Nik Hengel, vp of platform at Novus Media’s data unit Localytics, agreed that agencies need to be tracking at the same level of detail they want to report against. “When we onboard, and even when we pitch, we have dedicated workstreams across planning, analytics and activation teams to make sure we are capturing all the necessary levels of detail, and we understand how we can harmonize within and amongst all channels.”

Implementing across data operations

At Omnicom’s Annalect, chief experience officer Clarissa Season has been developing a taxonomy builder tool for the last five years that is now standard practice for all clients. The tool is a core part of asset creation, especially in managing the AI-produced creative that has taxonomy automatically added. These could include client codes, product codes, audience, placement and name or size of the creative elements – and the fields all need to be standardized from a list of accepted answers, Season explained.

For example, for a buy via The Trade Desk, Season said, “we can use our taxonomy tool to help populate those in the correct taxonomy – and it will create variations of them. So you know if you’re buying 500 different line item buys, you don’t have to create 500 different lines.”

This makes the data come out with the right taxonomy and speeds up the process that someone would otherwise do manually. Season mentioned there is a larger data operations practice across the organization, which employs hundreds of people to run audits, such as reviewing automated QA tools for discrepancies.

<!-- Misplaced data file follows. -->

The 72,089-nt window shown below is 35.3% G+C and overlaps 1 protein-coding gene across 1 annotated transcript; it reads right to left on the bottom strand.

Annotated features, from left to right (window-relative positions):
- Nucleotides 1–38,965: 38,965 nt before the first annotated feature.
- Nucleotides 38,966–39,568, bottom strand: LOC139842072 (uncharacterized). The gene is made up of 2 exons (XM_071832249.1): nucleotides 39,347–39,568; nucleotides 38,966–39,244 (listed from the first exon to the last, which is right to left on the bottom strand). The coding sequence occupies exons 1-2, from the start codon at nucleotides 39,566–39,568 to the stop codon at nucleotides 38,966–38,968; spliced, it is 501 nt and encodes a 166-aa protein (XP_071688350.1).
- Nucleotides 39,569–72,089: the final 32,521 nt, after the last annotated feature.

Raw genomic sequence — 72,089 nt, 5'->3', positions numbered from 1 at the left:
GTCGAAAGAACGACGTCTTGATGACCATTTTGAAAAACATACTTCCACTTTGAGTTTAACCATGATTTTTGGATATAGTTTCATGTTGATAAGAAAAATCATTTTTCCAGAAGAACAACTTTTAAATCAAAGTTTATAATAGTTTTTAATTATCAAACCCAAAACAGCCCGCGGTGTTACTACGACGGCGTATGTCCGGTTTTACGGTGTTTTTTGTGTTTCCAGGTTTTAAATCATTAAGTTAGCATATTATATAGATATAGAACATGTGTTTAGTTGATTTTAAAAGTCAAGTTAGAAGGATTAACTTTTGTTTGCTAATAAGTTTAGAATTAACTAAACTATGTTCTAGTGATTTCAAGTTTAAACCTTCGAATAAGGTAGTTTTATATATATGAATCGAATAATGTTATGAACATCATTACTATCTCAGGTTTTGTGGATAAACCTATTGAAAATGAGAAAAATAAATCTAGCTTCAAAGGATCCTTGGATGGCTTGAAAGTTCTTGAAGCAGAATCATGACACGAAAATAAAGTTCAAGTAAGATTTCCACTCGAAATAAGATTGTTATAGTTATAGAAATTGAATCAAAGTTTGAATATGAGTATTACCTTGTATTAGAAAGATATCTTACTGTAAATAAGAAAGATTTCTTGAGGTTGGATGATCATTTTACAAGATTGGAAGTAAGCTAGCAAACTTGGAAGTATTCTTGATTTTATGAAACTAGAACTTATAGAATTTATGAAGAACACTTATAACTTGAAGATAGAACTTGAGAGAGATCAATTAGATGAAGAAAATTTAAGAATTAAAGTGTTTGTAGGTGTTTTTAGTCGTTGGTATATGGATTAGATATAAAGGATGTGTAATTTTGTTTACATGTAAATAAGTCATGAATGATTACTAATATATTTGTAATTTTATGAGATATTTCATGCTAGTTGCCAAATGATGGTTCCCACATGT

Without these systems in place, agencies simply lose accounts – which is often what Season hears from partners about why they are leaving their current agency. To have effective measurement, the data needs to be clean and optimized for media buying, Season contended.

“If I spend a million dollars for a client, I have to be able to show them that they got a million dollars in value. … If I can’t do that, I’ve failed the very basics that my clients expect,” Season added.

AI is useless without good data

With greater use of gen AI across marketing programs, agencies also need to step up their data practices in order to take advantage of the tools. As CMI’s Smith mentioned, creating the standards allows the agency to use an AI bot to automate “rote tasks that are necessary when trafficking media. This automation allows our teams to spend more time on strategic asks from our clients, providing them more value.”

While measurement has always been crucial to agencies, the challenge now is “managing the explosion of data” given the AI integrations, added Pradeep Chelpati, global chief technology officer at Code and Theory. Chelpati said this makes it imperative to revise and enrich data standards that everybody sticks to across data analytics and AI teams.

For Annalect, Season also pointed to the new Omni Assist virtual assistant built on gen AI. The AI tells team members insights on best performing campaigns, audiences and other optimizations – but without the correct taxonomy and clean data and dashboard, “those insights you get from generative AI will not be accurate or clean either,” she explained. “They essentially will become unusable – it makes using generative AI almost pointless, because you can’t really assess where to optimize.”

Looking ahead, it will be vital to also work to standardize processes and taxonomy of an agency’s data vendors and partners, which will present its own set of challenges, Season pointed out. As agencies use their data along with their data vendors’ in a clean room environment, it will become even more necessary to establish wider industry standards and practices.

That, however, is still a work in progress.